"There’s rosemary: that’s for remembrance, pray you love, remember."
If you are looking to trap a lover, it is perhaps an idea to start conditioning them to associate rosemary with sex, love and eroticism. Then, invite them for a rosemary themed meal as this herb plays on scent memories like no other!
As evidenced by Ophelia’s gift to Laertes, this link between rosemary and memory has been documented in culture through literature and art. And, in 2015 a group of researchers at Northumbria University, UK, conducted an experiment to test this hypothesis. Participants were asked to complete a memory game, some of them were in a room infused with the smell of rosemary, others were in a room that smelled like lavender and the third group in a room with no smell.
The researchers found that participants in the room that smelled of rosemary performed much better in the memory game than both other groups. (bbc.com) In Cynthia Mervis Watsons, ‘Love Potions: A Guide to Aphrodisiacs and Sexual Pleasures’, she notes that memory is our strongest tie to emotional experience and that once the herb is associated with arousal, its mere smell will act as a “call to love”. (books.google)
In many depictions of Aphrodite, she is wearing a sprig of the herb in her hair or clutching it in her hands. And, in Ancient Rome, the scent of rosemary was associated with the feeling of empowerment. Arousal, scent memories and empowerment sound like a great cocktail for an amorous evening. (futurescopes.com)
It is also suggested to use rosemary oil in the bath, as its cooling effect stimulates circulation in the body, said to bring about more intense orgasms for all. And… placed under your pillow, rosemary is said to increase the wildness of your dreams! Is there any end to the herb’s qualities? (florimarsrl.it, eatsomethingsexy.com)
If, after reading this, you’re not on your way to stock up your cupboards full of rosemary then you should probably re-read, with some keywords in mind: empowerment, scent memories, intense orgasms, arousal! Then get cooking!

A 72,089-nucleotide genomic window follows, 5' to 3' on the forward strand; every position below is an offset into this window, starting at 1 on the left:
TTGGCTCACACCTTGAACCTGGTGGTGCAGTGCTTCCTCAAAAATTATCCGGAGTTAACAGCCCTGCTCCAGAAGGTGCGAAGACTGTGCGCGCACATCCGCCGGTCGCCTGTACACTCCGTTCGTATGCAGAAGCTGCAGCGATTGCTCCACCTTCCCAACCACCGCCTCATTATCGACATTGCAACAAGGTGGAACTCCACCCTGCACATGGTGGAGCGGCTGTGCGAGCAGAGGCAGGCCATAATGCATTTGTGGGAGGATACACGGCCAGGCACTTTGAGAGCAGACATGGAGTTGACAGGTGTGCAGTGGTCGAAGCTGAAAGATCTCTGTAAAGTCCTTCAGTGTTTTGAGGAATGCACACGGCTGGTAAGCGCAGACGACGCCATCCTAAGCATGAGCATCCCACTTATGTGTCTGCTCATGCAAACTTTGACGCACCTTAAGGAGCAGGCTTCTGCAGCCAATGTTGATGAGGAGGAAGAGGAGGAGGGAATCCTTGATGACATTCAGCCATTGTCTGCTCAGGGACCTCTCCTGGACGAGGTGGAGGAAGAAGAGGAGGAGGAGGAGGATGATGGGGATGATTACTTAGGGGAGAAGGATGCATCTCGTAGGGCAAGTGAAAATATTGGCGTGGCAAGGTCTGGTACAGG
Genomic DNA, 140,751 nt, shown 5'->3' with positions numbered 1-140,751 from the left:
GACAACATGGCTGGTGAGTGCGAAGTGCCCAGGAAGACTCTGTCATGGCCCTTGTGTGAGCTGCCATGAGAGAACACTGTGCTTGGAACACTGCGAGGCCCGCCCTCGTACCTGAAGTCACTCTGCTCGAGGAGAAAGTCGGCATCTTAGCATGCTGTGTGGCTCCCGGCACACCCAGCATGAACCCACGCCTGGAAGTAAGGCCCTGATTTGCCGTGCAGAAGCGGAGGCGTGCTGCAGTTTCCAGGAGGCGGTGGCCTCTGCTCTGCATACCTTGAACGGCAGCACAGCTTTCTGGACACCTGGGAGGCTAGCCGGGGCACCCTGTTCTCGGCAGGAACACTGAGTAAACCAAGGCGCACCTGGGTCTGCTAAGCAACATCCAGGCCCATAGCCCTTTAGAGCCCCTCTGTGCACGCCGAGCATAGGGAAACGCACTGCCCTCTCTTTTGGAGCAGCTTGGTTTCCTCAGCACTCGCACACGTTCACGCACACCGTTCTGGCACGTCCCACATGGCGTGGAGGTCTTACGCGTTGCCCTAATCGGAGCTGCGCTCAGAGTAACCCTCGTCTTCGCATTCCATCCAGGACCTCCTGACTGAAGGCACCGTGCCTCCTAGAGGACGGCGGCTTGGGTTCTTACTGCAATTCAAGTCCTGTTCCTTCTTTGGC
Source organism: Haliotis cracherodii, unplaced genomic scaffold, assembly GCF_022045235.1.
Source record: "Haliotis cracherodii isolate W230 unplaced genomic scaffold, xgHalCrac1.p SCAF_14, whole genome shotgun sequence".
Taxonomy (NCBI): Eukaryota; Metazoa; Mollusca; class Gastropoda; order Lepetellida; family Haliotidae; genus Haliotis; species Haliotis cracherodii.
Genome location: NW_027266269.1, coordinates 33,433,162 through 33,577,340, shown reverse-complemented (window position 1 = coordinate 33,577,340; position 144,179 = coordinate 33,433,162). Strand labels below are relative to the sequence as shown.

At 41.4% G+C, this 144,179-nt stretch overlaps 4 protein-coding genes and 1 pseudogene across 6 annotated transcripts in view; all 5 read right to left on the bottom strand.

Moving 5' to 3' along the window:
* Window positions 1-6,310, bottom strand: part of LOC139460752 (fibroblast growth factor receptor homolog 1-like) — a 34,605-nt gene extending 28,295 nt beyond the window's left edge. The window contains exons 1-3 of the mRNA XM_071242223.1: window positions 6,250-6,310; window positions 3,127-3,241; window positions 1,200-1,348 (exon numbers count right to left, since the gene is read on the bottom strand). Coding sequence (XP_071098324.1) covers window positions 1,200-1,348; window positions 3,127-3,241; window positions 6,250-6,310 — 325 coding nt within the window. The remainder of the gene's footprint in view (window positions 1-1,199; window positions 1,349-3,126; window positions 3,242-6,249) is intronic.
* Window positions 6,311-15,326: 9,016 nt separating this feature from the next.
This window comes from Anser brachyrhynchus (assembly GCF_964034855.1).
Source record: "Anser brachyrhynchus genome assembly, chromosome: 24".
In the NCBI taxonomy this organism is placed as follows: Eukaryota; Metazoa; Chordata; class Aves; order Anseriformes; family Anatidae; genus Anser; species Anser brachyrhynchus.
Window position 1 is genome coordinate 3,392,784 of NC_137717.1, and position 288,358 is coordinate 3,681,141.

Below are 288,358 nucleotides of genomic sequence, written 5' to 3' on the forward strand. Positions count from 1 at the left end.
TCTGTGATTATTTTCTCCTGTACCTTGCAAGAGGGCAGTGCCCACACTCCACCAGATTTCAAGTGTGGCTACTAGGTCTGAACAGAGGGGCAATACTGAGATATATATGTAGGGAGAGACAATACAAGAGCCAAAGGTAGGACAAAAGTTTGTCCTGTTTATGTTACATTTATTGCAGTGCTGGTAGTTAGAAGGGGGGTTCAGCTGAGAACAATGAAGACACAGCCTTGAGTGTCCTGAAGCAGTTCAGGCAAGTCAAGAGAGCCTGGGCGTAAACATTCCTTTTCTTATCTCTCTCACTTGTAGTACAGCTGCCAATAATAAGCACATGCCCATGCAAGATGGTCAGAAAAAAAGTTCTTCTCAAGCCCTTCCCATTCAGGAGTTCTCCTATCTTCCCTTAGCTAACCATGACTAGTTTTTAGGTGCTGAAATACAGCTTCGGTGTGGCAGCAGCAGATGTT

Rosemary is commonly grown in the herb garden as a domestic remedy, used especially as a tonic and pick-me-up when feeling depressed, mentally tired, nervous etc. Research has shown that the plant is rich in volatile oils, flavanoids and phenolic acids, which are strongly antiseptic and anti-inflammatory. Rosmarinic acid has potential in the treatment of toxic shock syndrome, whilst the flavonoid diosmin is reputedly more effective than rutin in reducing capillary fragility. Rosmarol, an extract from the leaves, has shown remarkably high antioxidant activity. The whole plant is antiseptic, antispasmodic, aromatic, astringent, cardiac, carminative, cholagogue, diaphoretic, emmenagogue, nervine, stimulant, stomachic and tonic. An infusion of the flowering stems made in a closed container to prevent the steam from escaping is effective in treating headaches, colic, colds and nervous diseases. A distilled water from the flowers is used as an eyewash. The leaves can be harvested in the spring or summer and used fresh, they can also be dried for later use. This remedy should not be prescribed for pregnant women since in excess it can cause an abortion. An essential oil distilled from the stems and leaves is often used medicinally, that distilled from the flowering tops is superior but not often available. The oil is applied externally as a rubefacient, added to liniments, rubbed into the temples to treat headaches and used internally as a stomachic and nervine. The essential oil is used in aromatherapy. Its keyword is 'Stimulant'. The German Commission E Monographs, a therapeutic guide to herbal medicine, approve Rosmarinus officinalis Rosemary for rheumatism, dyspeptic complaints, loss of appetite, blood pressure problems. Source: https://pfaf.org/
Find more about this plant on Wikipedia.